About the Author
View more articles by Dagyum Ji
Dagyum Ji is a senior NK News correspondent based in Seoul. She previously worked for Reuters TV.
North Korea and the U.S. are currently engaged in “behind-the-scenes” discussions on a third summit between President Donald Trump and DPRK leader Kim Jong Un, South Korean President Moon Jae-in said on Wednesday.
Stressing the willingness of North Korean leader Kim Jong Un and U.S. President Donald Trump to meet despite there having been no official dialogue between the two countries, Moon appeared to confirm that some talks are talking place between the two sides.
“Both sides have been engaged in dialogue in regard to a third summit,” the South Korean President said in a joint interview with six news agencies.
“It’s noteworthy that the behind-the-scenes talks have been preceded by the mutual understanding of each other’s position gained through the Hanoi summit.”
The resumption of nuclear negotiations between the North and the U.S., he said, would serve to take the current peace process on the peninsula to the “next level.”
“I believe everything has now fallen into place for that to happen.”
Seoul and Pyongyang, the President continued, have also continued dialogue through “diverse channels to sustain inter-Korean talks,” reiterating his commitment to meet the North Korean leader “at any given moment without being restrained by time, place or formalities.”
“Dialogue and efforts for dialogue are crucial factors in the peace process on the Korean peninsula,” he said. “That’s because complete denuclearization and a permanent peace regime on the peninsula are tasks that cannot be achieved overnight.”
Moon also denied claims that the current situation was a “stalemate in the peace process… just because the pace has remained slow,” citing a recent exchange of letters between Trump and Kim and the North’s sending of a condolence message following the death of former South Korean First Lady Lee Hee-ho.
“All of this sends a meaningful message,” he said, adding that Kim’s reaffirmation of his commitment to engage in dialogue at last week’s summit with Chinese President Xi Jinping also “backs up this analysis.”
The South Korean government previously expressed its view that Xi’s visit to the North could serve as a way to “create new momentum amid a lull” following the Hanoi summit.
Moon is set to meet the Chinese President and be debriefed on the recent summit in Pyongyang on the sidelines of this week’s G20 summit in Osaka.
As one of the measures to make a breakthrough in the current nuclear deadlock, Moon suggested that the North should move beyond the “passive stance” seen since February’s no-deal second summit in Hanoi.
The DPRK must also “strive to reach agreements in future negotiations while carrying out past promises,” he continued, explaining those steps would “help it win the trust of the international community.”
To “convince the international community of its willingness for complete nuclear dismantlement,” Moon said Pyongyang must re-engage in dialogue “at the earliest date possible.”
“By responding to the U.S. proposal for working-level negotiations, it can also show its determination to denuclearize.”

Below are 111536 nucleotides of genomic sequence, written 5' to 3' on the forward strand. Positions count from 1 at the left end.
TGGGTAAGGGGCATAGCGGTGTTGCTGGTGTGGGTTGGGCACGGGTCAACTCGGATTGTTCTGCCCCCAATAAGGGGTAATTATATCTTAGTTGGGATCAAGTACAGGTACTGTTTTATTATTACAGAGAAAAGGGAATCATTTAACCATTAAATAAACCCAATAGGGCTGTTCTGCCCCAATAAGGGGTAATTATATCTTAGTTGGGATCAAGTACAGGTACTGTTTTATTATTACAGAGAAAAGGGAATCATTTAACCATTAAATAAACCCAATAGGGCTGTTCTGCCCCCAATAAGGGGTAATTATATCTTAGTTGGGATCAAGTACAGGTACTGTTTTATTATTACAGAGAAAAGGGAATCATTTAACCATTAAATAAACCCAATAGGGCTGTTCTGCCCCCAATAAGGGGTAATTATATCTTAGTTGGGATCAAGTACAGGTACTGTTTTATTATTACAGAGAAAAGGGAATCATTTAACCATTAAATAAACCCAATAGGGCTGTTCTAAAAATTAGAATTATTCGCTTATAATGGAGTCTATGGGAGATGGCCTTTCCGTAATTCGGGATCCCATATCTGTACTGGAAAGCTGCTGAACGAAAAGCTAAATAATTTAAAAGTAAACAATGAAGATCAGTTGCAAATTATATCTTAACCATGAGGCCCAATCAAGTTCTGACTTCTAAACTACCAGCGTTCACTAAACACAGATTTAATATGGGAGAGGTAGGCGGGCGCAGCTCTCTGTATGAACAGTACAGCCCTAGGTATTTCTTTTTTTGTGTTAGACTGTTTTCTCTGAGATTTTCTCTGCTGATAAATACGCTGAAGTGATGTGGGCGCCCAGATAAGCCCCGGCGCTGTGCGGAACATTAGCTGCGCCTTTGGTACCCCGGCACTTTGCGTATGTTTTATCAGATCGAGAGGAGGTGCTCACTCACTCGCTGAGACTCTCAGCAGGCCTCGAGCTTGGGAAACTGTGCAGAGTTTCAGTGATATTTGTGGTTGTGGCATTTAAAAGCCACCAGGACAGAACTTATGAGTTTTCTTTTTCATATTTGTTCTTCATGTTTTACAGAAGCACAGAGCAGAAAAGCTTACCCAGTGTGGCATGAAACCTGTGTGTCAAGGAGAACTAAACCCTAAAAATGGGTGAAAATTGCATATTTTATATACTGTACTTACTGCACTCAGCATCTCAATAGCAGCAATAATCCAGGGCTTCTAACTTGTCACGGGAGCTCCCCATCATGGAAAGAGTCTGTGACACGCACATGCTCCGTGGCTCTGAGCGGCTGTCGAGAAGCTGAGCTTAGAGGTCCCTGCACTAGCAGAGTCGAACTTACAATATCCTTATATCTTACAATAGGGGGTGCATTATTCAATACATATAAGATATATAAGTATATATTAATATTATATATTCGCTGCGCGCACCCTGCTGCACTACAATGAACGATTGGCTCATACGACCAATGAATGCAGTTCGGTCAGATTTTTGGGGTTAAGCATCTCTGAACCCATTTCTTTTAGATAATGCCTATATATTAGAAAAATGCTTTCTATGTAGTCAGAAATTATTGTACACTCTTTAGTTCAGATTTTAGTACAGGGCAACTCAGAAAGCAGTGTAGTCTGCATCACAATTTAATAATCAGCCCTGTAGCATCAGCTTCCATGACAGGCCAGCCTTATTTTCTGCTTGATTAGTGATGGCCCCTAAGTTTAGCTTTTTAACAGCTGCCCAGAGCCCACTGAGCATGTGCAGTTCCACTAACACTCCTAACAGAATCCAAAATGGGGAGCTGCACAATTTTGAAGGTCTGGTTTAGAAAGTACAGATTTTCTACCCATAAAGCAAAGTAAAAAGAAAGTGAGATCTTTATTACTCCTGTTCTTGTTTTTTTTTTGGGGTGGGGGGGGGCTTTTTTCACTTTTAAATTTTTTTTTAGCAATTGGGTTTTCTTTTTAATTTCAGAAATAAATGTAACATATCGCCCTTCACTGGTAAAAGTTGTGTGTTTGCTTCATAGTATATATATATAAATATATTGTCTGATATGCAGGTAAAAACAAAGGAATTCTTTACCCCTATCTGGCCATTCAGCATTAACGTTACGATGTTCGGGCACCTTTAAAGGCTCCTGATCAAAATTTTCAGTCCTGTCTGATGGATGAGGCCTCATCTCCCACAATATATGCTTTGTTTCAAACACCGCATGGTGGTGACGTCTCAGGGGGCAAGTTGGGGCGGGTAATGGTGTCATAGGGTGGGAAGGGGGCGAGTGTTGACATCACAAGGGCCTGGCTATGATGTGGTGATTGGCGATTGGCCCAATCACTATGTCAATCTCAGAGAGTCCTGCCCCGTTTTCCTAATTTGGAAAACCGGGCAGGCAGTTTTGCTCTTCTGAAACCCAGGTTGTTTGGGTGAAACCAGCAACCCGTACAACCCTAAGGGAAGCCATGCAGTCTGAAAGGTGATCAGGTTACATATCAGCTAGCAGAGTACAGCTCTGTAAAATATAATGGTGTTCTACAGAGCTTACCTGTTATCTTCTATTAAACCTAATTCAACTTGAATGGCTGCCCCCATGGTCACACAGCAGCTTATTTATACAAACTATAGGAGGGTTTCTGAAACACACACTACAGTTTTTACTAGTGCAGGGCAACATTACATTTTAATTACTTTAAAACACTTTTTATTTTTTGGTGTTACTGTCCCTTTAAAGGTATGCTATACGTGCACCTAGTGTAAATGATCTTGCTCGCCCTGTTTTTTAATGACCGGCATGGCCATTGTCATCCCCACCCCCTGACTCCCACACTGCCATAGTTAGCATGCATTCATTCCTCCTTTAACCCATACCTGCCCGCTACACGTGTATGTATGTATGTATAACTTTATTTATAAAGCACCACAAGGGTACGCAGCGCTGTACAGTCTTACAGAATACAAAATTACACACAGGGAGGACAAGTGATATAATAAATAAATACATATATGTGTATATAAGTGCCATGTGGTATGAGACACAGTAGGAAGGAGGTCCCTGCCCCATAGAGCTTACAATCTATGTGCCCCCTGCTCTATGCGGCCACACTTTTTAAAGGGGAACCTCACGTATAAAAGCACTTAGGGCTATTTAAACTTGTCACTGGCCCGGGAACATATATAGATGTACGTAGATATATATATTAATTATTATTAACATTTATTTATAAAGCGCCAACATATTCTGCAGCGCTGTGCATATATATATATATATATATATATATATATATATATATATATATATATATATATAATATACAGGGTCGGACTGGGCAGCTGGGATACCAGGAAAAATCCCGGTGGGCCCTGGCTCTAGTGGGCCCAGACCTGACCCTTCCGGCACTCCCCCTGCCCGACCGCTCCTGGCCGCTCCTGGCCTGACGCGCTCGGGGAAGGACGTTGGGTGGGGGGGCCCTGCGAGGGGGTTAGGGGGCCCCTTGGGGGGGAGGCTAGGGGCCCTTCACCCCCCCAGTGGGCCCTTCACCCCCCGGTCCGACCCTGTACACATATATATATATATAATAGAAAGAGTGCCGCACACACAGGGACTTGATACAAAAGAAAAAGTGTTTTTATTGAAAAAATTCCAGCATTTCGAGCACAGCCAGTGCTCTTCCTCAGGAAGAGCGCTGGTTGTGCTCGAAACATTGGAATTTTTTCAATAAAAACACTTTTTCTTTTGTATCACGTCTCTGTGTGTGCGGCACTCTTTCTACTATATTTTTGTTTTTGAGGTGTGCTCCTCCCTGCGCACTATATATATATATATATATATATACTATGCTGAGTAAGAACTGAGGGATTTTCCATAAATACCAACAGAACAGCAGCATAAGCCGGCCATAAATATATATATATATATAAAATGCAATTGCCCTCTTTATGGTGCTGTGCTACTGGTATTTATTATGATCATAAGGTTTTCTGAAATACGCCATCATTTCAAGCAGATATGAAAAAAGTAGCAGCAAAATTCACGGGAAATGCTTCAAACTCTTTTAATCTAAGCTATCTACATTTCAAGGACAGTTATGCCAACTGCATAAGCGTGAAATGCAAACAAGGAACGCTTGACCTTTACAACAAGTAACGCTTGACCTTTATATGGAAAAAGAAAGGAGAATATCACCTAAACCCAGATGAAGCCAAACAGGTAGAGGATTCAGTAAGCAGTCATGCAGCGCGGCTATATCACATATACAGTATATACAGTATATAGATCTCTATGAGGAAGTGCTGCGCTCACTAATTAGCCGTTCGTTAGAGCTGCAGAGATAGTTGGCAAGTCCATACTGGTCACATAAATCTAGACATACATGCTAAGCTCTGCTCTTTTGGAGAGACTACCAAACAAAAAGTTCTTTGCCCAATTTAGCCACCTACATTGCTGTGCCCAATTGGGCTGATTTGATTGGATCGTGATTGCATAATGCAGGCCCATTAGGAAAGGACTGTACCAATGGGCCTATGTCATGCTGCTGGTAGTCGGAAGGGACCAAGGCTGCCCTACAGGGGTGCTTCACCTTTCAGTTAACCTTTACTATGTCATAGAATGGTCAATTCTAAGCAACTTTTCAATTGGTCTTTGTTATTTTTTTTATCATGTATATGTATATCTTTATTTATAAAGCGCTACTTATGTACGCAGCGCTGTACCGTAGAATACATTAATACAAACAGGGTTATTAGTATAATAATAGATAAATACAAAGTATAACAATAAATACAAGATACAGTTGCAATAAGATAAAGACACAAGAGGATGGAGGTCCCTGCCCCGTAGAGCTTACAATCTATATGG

Last week also saw U.S. Secretary of State Mike Pompeo say Washington is “literally prepared to go at a moment’s notice” if Pyongyang suggests it is open to working-level talks.
Should DPRK-U.S. nuclear negotiations continue in earnest, Moon said, the “key to the negotiations will be to determine what kind of measures that the North will have to complete to say that substantive denuclearization has been achieved.”
Pyongyang and Washington, he continued, will need to decide at what stage both sides can describe North Korea as “having reached an irreversible stage” of denuclearization.
“It will be linked to the definition of denuclearization being clarified, upon which an agreement was not reached at the Hanoi summit,” he said.
It “would be possible to say that the denuclearization of North Korea has entered an irreversible stage,” Moon continued, if all the nuclear facilities in Yongbyon complex, including the plutonium reprocessing and uranium enrichment facilities, are “completely demolished and verified.”
“Although an agreement was not reached last time in Hanoi, I expect that there will be substantive progress if the two sides continue negotiations based on what was discussed in Singapore and Hanoi.”
Both sides have, the South Korean President reiterated, “already reached an agreement on the ultimate goal of denuclearization talks,” and that the two sides understand that “complete denuclearization” will need to be exchanged for security guarantees and the termination of hostile relations.
The current task is to “decide how to implement the promises made to each other: the procedures and sequencing,” he said.
In the interview, Moon stressed his view that Kim has the determination to “move from the past to the future by opting for economic development instead of a nuclear arsenal.”
Kim repeatedly expressed his intention to “finalize the denuclearization process as soon as possible and to concentrate on economic development” during three inter-Korean summits last year, he said.
Through those meetings, Moon said he sensed that Kim is “quite a flexible yet resolute person.”
“I look forward to Chairman Kim demonstrating this kind of flexible determination during denuclearization negotiations as well, and I believe this can be possible,” he said, adding that the international community should seek to create an environment where North Korea can feel secure enough to relinquish its nuclear weapons.
“I think creating a security environment where Chairman Kim can decisively act on nuclear dismantlement without worries is the fastest way to achieve denuclearization diplomatically.”
Edited by Oliver Hotham
Featured image: Rodong Sinmun